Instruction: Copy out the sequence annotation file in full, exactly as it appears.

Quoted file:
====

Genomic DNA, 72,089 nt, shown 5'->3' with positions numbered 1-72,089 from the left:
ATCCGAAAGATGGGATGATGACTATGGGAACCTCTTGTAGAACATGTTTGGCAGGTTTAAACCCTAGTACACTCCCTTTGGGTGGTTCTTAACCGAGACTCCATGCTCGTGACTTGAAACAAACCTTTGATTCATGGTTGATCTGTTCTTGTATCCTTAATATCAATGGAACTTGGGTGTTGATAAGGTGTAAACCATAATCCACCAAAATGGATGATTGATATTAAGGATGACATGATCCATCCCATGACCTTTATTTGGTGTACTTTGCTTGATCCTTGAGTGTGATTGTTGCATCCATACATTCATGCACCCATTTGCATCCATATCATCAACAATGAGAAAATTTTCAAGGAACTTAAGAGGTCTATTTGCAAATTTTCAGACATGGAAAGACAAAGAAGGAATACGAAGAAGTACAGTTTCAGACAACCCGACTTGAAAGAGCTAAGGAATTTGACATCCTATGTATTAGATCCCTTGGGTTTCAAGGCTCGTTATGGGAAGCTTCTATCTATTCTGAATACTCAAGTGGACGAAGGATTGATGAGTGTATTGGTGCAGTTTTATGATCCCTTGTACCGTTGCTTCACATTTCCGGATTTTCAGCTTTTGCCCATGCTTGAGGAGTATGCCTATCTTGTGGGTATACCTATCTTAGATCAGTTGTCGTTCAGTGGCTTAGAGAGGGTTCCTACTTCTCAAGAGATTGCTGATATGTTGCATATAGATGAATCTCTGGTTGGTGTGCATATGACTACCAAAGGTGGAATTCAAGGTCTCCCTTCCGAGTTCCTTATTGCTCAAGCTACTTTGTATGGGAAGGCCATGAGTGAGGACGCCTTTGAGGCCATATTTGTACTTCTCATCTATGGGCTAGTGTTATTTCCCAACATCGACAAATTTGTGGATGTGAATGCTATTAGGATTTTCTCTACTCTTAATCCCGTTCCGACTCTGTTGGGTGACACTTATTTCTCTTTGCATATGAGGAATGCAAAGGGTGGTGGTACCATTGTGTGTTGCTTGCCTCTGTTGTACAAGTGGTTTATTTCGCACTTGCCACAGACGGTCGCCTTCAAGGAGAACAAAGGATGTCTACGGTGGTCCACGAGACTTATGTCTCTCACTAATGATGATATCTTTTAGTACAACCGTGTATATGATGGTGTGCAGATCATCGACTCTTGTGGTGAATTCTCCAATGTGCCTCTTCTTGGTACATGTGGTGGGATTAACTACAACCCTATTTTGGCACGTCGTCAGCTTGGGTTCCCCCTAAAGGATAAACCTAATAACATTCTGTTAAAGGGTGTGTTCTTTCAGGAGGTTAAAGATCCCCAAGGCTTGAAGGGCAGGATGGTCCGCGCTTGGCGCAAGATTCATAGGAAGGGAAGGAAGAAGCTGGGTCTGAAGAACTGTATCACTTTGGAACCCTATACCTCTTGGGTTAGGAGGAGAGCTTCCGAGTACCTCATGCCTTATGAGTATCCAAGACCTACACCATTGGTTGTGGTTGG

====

Genomic DNA, 72,089 nt, shown 5'->3' with positions numbered 1-72,089 from the left:
ATCCGAAAGATGGGATGATGACTATGGGAACCTCTTGTAGAACATGTTTGGCAGGTTTAAACCCTAGTACACTCCCTTTGGGTGGTTCTTAACCGAGACTCCATGCTCGTGACTTGAAACAAACCTTTGATTCATGGTTGATCTGTTCTTGTATCCTTAATATCAATGGAACTTGGGTGTTGATAAGGTGTAAACCATAATCCACCAAAATGGATGATTGATATTAAGGATGACATGATCCATCCCATGACCTTTATTTGGTGTACTTTGCTTGATCCTTGAGTGTGATTGTTGCATCCATACATTCATGCACCCATTTGCATCCATATCATCAACAATGAGAAAATTTTCAAGGAACTTAAGAGGTCTATTTGCAAATTTTCAGACATGGAAAGACAAAGAAGGAATACGAAGAAGTACAGTTTCAGACAACCCGACTTGAAAGAGCTAAGGAATTTGACATCCTATGTATTAGATCCCTTGGGTTTCAAGGCTCGTTATGGGAAGCTTCTATCTATTCTGAATACTCAAGTGGACGAAGGATTGATGAGTGTATTGGTGCAGTTTTATGATCCCTTGTACCGTTGCTTCACATTTCCGGATTTTCAGCTTTTGCCCATGCTTGAGGAGTATGCCTATCTTGTGGGTATACCTATCTTAGATCAGTTGTCGTTCAGTGGCTTAGAGAGGGTTCCTACTTCTCAAGAGATTGCTGATATGTTGCATATAGATGAATCTCTGGTTGGTGTGCATATGACTACCAAAGGTGGAATTCAAGGTCTCCCTTCCGAGTTCCTTATTGCTCAAGCTACTTTGTATGGGAAGGCCATGAGTGAGGACGCCTTTGAGGCCATATTTGTACTTCTCATCTATGGGCTAGTGTTATTTCCCAACATCGACAAATTTGTGGATGTGAATGCTATTAGGATTTTCTCTACTCTTAATCCCGTTCCGACTCTGTTGGGTGACACTTATTTCTCTTTGCATATGAGGAATGCAAAGGGTGGTGGTACCATTGTGTGTTGCTTGCCTCTGTTGTACAAGTGGTTTATTTCGCACTTGCCACAGACGGTCGCCTTCAAGGAGAACAAAGGATGTCTACGGTGGTCCACGAGACTTATGTCTCTCACTAATGATGATATCTTTTAGTACAACCGTGTATATGATGGTGTGCAGATCATCGACTCTTGTGGTGAATTCTCCAATGTGCCTCTTCTTGGTACATGTGGTGGGATTAACTACAACCCTATTTTGGCACGTCGTCAGCTTGGGTTCCCCCTAAAGGATAAACCTAATAACATTCTGTTAAAGGGTGTGTTCTTTCAGGAGGTTAAAGATCCCCAAGGCTTGAAGGGCAGGATGGTCCGCGCTTGGCGCAAGATTCATAGGAAGGGAAGGAAGAAGCTGGGTCTGAAGAACTGTATCACTTTGGAACCCTATACCTCTTGGGTTAGGAGGAGAGCTTCCGAGTACCTCATGCCTTATGAGTATCCAAGACCTACACCATTGGTTGTGGTTGG